by Alan MacLeod
A new report published in South African newspaper The Mail and Guardian has shed light on the opaque world of the American military presence in Africa.
by M Rajshekhar
Bengaluru: “Around 2 am, we were woken up by what people are now saying was Styrene gas. Since it is summer, we had left the windows open. Our skin started to burn and eyes began to water. We couldn’t breathe. We tried to leave the house but the gas was everywhere, like the winter fog. We could not see anything clearly, could not understand what was happening. People started falling down while walking on the streets. Children and elderly people were just falling unconscious.”
by Peter Mertz
DENVER, July 19 (NNN-AGENCIES) – With COVID-19 cases spiking nationwide, corporate America pushed political leaders towards mandating mask wearing this week, while vocal conservatives protested their loss of civil liberties in their opposition.
The corporate avalanche mandating mask wearing began last Wednesday, with mega-retailer Walmart’s announcement, followed by grocer giant Fred Meyer, Kohl’s, Best Buy, and Starbucks.
by Maged Mandour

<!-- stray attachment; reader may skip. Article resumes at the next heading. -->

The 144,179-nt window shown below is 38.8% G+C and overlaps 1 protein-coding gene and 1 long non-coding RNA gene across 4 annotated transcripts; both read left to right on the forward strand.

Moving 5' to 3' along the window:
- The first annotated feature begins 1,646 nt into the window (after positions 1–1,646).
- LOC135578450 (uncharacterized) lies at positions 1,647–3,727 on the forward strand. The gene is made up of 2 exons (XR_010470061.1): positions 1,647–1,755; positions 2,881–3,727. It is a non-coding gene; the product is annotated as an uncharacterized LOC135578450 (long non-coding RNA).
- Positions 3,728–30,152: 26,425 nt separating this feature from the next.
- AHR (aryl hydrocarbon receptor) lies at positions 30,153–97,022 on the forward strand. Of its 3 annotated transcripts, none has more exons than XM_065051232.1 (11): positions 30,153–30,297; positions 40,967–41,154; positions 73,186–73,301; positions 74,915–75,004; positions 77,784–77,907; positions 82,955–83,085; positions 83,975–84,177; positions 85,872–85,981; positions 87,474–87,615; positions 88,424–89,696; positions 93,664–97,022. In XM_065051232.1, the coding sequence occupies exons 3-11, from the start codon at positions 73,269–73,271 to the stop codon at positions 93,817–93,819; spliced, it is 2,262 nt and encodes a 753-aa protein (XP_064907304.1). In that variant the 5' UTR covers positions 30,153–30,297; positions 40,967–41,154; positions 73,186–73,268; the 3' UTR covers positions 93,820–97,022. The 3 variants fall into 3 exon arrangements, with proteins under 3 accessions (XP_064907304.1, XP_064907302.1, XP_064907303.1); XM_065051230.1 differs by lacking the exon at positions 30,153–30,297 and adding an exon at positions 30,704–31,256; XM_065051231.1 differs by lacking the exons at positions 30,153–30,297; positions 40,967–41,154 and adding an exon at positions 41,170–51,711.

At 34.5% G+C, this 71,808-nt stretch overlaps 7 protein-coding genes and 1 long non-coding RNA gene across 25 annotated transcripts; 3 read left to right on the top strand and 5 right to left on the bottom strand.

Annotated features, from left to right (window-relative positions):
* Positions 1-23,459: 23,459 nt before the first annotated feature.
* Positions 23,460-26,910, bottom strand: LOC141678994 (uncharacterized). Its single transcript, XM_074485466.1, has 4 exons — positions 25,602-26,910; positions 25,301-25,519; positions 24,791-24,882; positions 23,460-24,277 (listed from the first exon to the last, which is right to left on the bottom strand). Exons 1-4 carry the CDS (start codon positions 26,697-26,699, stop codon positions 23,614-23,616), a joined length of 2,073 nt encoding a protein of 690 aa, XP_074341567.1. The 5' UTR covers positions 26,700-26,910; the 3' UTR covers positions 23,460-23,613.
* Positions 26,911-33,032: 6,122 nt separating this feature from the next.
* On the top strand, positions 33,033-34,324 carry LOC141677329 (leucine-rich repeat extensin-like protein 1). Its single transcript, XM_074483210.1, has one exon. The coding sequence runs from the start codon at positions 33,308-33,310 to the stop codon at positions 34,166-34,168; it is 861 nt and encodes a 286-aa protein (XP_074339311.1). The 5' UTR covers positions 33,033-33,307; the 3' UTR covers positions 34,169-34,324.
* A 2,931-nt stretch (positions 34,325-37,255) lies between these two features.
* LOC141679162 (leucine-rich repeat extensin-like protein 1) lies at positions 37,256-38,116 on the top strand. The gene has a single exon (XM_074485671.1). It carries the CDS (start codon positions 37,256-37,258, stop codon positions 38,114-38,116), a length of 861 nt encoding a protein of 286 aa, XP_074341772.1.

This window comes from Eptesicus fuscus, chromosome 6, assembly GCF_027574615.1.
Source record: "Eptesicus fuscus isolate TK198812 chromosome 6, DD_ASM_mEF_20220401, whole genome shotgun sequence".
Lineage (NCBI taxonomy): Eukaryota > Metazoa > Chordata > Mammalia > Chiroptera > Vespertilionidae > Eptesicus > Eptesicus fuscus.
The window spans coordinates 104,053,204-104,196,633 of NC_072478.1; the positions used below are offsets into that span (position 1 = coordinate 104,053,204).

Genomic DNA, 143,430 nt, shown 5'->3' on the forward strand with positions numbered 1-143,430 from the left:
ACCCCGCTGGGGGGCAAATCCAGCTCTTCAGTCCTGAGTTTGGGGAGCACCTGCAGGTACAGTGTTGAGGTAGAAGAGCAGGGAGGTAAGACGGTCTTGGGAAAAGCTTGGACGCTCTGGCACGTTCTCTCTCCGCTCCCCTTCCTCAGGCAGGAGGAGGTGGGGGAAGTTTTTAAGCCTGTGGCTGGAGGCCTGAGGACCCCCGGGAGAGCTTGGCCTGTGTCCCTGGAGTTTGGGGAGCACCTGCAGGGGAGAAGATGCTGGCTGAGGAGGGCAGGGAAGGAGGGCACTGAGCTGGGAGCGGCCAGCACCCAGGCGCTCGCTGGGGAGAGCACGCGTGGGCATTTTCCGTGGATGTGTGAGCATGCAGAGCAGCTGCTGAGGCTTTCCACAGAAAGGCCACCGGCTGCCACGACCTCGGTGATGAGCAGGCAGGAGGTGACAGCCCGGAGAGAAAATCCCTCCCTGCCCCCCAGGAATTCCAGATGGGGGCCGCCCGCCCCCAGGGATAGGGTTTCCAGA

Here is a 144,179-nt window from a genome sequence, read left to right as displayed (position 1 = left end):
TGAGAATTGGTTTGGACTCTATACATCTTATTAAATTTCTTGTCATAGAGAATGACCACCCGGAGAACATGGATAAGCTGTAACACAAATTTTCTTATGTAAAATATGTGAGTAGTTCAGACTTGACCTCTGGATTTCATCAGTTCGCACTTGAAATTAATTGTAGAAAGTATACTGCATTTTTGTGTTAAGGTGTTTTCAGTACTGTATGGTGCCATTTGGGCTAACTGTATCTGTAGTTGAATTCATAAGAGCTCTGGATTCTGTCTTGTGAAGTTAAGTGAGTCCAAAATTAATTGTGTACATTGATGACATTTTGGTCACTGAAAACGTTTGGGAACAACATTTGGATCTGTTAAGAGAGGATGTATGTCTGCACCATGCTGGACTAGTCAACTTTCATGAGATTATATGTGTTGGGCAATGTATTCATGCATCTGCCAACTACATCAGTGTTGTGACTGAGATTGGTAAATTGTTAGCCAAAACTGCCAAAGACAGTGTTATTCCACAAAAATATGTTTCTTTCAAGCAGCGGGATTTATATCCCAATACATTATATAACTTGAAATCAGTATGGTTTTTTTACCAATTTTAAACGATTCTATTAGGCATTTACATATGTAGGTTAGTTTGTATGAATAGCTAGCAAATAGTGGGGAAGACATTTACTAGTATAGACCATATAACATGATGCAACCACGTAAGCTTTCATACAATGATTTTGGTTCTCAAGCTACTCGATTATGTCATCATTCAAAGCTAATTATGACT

On 23 June, the prominent Human Rights activists Sanaa Seif, was abducted in front of the State Prosecutor’s office in Cairo, by plain clothed police officers.
Seif was there to report a violent assault she suffered the night before, as she was camped out in front of Tora prison with her mother and sister, in protest. They were attempting to receive a letter from her brother Alaa Abd El-Fattah, a prominent blogger, who is being held in prison since September 2019.
by Jessica Purkiss
The stone compounds in which many Afghans live are a whirl of skinny arms and legs. Children run between the clustered homes of their aunts, their uncles, their parents. Afghanistan has one of the youngest populations in the world – more than 40 percent of people are under 15.
But childhood in Afghanistan is punctuated by war. With alarming frequency, that war is arriving at their homes. The consequences are often terrible.